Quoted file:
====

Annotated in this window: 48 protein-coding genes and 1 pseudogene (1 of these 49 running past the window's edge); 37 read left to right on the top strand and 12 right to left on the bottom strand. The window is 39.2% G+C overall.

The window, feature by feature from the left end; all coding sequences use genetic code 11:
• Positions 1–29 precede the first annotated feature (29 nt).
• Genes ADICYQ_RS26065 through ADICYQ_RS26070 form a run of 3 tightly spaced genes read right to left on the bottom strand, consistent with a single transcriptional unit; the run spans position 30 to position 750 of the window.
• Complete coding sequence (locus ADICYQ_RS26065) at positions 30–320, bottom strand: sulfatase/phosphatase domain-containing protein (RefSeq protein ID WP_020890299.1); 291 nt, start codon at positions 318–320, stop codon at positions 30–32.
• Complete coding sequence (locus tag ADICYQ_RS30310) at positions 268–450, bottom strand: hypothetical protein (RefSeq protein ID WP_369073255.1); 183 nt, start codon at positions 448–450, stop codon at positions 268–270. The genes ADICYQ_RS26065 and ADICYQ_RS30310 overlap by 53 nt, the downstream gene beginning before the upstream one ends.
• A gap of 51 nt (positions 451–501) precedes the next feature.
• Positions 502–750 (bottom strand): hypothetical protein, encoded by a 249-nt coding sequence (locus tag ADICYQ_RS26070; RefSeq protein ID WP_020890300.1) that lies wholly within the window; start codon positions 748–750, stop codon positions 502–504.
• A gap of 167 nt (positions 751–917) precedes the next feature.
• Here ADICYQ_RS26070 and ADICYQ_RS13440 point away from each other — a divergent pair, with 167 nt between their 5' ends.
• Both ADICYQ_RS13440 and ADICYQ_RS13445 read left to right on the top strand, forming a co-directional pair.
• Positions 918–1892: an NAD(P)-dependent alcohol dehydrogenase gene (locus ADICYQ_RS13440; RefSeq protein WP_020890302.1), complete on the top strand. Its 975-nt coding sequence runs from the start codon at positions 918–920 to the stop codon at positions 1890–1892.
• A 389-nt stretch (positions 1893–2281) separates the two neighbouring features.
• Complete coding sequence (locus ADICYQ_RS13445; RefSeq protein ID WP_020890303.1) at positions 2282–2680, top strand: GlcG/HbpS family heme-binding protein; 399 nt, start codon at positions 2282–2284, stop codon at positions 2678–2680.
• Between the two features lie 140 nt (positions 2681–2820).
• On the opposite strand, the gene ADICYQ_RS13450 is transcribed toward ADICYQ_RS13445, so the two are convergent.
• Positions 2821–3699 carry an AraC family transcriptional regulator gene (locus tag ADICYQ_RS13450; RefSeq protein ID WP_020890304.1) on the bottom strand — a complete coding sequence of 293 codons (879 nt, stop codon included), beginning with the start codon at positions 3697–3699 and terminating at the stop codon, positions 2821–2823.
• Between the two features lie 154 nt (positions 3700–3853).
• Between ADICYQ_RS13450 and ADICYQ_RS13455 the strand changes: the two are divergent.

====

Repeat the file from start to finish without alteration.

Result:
Annotated in this window: 48 protein-coding genes and 1 pseudogene (1 of these 49 running past the window's edge); 37 read left to right on the top strand and 12 right to left on the bottom strand. The window is 39.2% G+C overall.

The window, feature by feature from the left end; all coding sequences use genetic code 11:
• Positions 1–29 precede the first annotated feature (29 nt).
• Genes ADICYQ_RS26065 through ADICYQ_RS26070 form a run of 3 tightly spaced genes read right to left on the bottom strand, consistent with a single transcriptional unit; the run spans position 30 to position 750 of the window.
• Complete coding sequence (locus ADICYQ_RS26065) at positions 30–320, bottom strand: sulfatase/phosphatase domain-containing protein (RefSeq protein ID WP_020890299.1); 291 nt, start codon at positions 318–320, stop codon at positions 30–32.
• Complete coding sequence (locus tag ADICYQ_RS30310) at positions 268–450, bottom strand: hypothetical protein (RefSeq protein ID WP_369073255.1); 183 nt, start codon at positions 448–450, stop codon at positions 268–270. The genes ADICYQ_RS26065 and ADICYQ_RS30310 overlap by 53 nt, the downstream gene beginning before the upstream one ends.
• A gap of 51 nt (positions 451–501) precedes the next feature.
• Positions 502–750 (bottom strand): hypothetical protein, encoded by a 249-nt coding sequence (locus tag ADICYQ_RS26070; RefSeq protein ID WP_020890300.1) that lies wholly within the window; start codon positions 748–750, stop codon positions 502–504.
• A gap of 167 nt (positions 751–917) precedes the next feature.
• Here ADICYQ_RS26070 and ADICYQ_RS13440 point away from each other — a divergent pair, with 167 nt between their 5' ends.
• Both ADICYQ_RS13440 and ADICYQ_RS13445 read left to right on the top strand, forming a co-directional pair.
• Positions 918–1892: an NAD(P)-dependent alcohol dehydrogenase gene (locus ADICYQ_RS13440; RefSeq protein WP_020890302.1), complete on the top strand. Its 975-nt coding sequence runs from the start codon at positions 918–920 to the stop codon at positions 1890–1892.
• A 389-nt stretch (positions 1893–2281) separates the two neighbouring features.
• Complete coding sequence (locus ADICYQ_RS13445; RefSeq protein ID WP_020890303.1) at positions 2282–2680, top strand: GlcG/HbpS family heme-binding protein; 399 nt, start codon at positions 2282–2284, stop codon at positions 2678–2680.
• Between the two features lie 140 nt (positions 2681–2820).
• On the opposite strand, the gene ADICYQ_RS13450 is transcribed toward ADICYQ_RS13445, so the two are convergent.
• Positions 2821–3699 carry an AraC family transcriptional regulator gene (locus tag ADICYQ_RS13450; RefSeq protein ID WP_020890304.1) on the bottom strand — a complete coding sequence of 293 codons (879 nt, stop codon included), beginning with the start codon at positions 3697–3699 and terminating at the stop codon, positions 2821–2823.
• Between the two features lie 154 nt (positions 3700–3853).
• Between ADICYQ_RS13450 and ADICYQ_RS13455 the strand changes: the two are divergent.